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More July than August - Comfortable Tuesday; Tropical Again Next Week

Posted by: Paul Douglas Updated: August 12, 2014 - 12:01 AM

An Easy August?

"Every year, August lashes out in volcanic fury, rising with the din of morning traffic, its great metallic wings smashing against the ground, heating the air with ever-increasing intensity" wrote Henry Rollins.

If you've ever been to Florida, Phoenix or sub-Saharan Washington D.C. in August you know the definition of hot. With the jet stream lifting north into Canada winds over the USA are often light & stagnant this time of year, allowing haze, humidity (and pollution) to linger, adding sweaty insult to triple-digit injury.

But Minnesota has been relatively lucky: 90s have been rare; a few spasms of severe weather but no major tornado swarms or crop-damaging hailstorms. We've obviously dried out after June's statewide monsoon and so far August has brought more sunny, lukewarm days than July, with a touch of smoke from Canadian wildfires.

All in all a step in the right direction.

A dry, sunny sky lingers right into Saturday; just an isolated Thursday T-shower. Storms become more numerous Sunday as dew points rise to 70F. Cue the free sauna. Highs may brush 90F early next week.

Football and back-to-school hype is in the air, but don't write off the summer of '14 just yet.


An Active Cold Front. The same frontal boundary that sparked showers and a few T-storms from eastern Minnesota into Wisconsin Monday will spread locally heavy rains across the Great Lakes and Mid Atlantic region into New England by Wednesday. Some 2-3" rains are possible from the Delaware Valley to New York City. Heavy rain soaks portions of the Pacific Northwest, while California stays dry. 60-hour accumulated rainfall (4 KM WRF) model courtesy of NOAA and HAMweather.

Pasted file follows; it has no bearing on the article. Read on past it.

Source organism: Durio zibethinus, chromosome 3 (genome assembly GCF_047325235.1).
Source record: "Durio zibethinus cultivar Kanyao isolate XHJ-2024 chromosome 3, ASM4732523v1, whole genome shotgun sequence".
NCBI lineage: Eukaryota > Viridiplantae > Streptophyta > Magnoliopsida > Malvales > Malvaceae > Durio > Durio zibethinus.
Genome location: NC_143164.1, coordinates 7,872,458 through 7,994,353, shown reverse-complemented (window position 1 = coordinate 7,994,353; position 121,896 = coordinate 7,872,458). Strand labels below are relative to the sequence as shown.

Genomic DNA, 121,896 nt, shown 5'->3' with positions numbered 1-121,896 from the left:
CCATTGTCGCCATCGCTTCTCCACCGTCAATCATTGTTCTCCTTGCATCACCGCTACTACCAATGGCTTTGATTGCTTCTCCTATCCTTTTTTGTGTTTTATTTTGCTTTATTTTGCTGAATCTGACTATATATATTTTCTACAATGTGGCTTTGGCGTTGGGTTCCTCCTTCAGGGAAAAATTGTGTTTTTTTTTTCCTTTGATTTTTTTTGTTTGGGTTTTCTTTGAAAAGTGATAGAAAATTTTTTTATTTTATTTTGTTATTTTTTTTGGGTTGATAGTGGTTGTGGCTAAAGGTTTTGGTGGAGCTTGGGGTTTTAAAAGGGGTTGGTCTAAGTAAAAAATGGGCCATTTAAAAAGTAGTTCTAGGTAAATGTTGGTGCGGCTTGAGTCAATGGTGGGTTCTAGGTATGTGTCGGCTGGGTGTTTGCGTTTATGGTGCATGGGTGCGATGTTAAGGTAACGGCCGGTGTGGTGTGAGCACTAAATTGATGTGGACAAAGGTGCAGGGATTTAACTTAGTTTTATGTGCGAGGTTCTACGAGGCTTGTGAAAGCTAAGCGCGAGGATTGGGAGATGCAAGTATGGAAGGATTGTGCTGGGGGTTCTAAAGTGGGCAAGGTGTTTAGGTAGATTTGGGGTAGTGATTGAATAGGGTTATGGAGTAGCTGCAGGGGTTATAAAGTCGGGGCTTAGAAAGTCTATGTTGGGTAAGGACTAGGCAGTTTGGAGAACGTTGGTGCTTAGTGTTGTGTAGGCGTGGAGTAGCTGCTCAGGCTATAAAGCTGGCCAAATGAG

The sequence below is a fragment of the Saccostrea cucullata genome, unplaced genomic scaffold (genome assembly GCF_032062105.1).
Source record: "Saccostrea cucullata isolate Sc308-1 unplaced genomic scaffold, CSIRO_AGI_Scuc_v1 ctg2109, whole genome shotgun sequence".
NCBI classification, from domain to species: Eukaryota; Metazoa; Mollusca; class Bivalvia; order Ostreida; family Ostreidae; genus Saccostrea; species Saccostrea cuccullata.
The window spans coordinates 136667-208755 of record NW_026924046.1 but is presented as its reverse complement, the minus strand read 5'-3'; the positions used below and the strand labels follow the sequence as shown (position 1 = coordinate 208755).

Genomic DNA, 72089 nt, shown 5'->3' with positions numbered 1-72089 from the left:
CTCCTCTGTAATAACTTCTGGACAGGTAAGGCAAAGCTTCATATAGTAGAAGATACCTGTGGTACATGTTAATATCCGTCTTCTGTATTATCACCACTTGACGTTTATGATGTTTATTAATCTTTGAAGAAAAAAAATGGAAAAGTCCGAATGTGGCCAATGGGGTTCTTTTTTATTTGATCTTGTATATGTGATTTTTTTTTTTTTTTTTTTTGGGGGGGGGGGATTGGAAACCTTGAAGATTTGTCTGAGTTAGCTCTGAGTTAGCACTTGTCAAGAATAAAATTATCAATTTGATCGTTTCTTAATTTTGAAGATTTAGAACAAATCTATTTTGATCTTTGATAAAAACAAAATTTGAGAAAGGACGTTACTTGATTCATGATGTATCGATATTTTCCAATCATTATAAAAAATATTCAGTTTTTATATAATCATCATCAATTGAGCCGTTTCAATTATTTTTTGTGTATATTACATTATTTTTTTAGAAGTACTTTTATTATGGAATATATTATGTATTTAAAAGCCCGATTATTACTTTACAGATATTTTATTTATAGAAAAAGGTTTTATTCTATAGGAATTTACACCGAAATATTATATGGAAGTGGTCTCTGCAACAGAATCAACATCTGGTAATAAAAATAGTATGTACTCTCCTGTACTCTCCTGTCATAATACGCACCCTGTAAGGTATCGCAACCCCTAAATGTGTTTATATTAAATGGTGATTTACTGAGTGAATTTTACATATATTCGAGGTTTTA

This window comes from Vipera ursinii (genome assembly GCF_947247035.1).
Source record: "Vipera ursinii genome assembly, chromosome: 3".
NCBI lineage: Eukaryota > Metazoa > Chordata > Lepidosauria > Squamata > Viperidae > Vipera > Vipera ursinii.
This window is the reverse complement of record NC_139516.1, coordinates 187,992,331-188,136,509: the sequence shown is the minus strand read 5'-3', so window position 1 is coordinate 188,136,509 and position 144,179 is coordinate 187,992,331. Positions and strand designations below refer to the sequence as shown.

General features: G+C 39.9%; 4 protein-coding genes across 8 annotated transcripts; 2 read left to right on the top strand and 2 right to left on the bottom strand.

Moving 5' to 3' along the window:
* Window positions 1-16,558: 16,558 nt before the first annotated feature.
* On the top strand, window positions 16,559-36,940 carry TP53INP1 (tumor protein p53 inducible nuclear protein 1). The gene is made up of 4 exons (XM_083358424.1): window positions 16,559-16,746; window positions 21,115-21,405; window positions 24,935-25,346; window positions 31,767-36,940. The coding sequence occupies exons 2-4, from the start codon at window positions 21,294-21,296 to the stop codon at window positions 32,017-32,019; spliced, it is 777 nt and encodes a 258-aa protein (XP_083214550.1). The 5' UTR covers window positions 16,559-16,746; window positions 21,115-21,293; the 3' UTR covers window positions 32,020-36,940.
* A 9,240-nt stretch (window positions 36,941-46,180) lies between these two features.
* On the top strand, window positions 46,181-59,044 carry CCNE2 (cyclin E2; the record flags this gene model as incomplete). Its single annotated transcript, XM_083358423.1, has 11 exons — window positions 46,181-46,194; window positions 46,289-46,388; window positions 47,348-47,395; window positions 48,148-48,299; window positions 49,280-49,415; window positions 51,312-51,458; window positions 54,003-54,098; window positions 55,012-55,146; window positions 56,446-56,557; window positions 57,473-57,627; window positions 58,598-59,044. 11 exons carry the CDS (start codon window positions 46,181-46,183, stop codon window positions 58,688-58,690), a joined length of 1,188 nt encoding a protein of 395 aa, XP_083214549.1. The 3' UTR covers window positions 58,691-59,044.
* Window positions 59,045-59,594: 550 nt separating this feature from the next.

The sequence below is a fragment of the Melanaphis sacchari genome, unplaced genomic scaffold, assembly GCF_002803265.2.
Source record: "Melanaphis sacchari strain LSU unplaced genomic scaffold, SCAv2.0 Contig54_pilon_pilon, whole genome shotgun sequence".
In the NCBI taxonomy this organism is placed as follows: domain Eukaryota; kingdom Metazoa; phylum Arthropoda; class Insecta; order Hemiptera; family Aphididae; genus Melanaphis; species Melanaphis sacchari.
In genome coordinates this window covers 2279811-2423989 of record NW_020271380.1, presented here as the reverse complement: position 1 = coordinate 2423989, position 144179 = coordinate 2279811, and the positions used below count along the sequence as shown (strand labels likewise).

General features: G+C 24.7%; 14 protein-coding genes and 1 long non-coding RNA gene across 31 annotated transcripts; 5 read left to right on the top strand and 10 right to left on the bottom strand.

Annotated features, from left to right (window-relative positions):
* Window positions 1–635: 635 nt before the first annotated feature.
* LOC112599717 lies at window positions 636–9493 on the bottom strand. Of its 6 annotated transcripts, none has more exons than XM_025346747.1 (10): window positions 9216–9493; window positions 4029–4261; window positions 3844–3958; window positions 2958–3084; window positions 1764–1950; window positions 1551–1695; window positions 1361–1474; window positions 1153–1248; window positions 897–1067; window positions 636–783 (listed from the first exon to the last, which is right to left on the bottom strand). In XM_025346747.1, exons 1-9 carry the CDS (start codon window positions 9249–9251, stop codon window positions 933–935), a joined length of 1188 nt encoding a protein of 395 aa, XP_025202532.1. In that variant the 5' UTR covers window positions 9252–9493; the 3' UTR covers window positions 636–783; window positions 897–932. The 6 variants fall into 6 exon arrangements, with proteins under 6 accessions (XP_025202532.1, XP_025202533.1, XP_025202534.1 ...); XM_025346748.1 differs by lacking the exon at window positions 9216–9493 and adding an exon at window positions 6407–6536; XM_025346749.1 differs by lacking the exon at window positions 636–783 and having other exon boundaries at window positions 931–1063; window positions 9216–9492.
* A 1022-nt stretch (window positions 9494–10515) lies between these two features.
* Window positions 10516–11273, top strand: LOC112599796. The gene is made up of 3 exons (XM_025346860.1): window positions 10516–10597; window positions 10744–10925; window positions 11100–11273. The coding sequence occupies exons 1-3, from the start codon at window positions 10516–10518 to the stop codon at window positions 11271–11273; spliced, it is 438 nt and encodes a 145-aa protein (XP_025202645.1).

Extended Outlook: July. Temperatures gradually cool in August, but I'm not seeing any sign of a significant cool-down, not yet. Today will be comfortably cool, but 80s return tomorrow into the weekend, maybe upper 80s by Saturday. After low dew points today humidity levels rise to near 70F by Sunday and much of next week, back in the oh-zone. The best chance of T-storms: Sunday into Tuesday of next week as tropical air approaches. Graph: Weatherspark.


How Tropical Weather Shook Up An Island Paradise. U.S. News has a good recap of Iselle's impact on Hawaii last week; here's an excerpt: "...While the Big Island helped curb Iselle, it also took the brunt of the storm. About 25,000 people lost electricity. Coffee farmers navigated flooded streets to check on their crops, and residents used chain saws to break up fallen trees blocking roads. Days later, thousands remained in the dark and were told to expect extended outages. Water, ice and other supplies were flown to the area called Puna, and roads cleared, Gov. Neil Abercrombie said Sunday..."

Photo credit above: "Winds from Tropical Storm Iselle blow palm trees near a sign warning of the closure of Kualoa Regional Park in Honolulu on Friday, Aug. 8, 2014. All of the public parks on Oahu were closed. Iselle came ashore onto the Big Island early Friday as a weakened tropical storm, while Hurricane Julio, behind it, is forecasted to pass north of the islands. Iselle is the first tropical storm to hit the state in 22 years." (AP Photo/Eugene Tanner).


Only 2 Meteorology (Hurricane Hunter) Airplanes Remain To Fly Into East Coast Hurricanes. What can possibly go wrong? Here's an excerpt of a story from Reuters and Scientific American: "A pair of aging airplanes that have flown into more than 100 hurricanes to provide data for U.S. meteorologists are receiving a retrofit this month that will leave just one available to fly when storms threaten the East Coast. Work on the two so-called hurricane hunters has been staggered over multiple years, ensuring one plane is always available to track a storm's intensity and path, according to the National Oceanic and Atmospheric Administration (NOAA), which operates the Florida-based planes. The retrofit comes at the peak of hurricane season, after the agency last week predicted fewer storms than normal would affect the Atlantic region for the rest of the year..."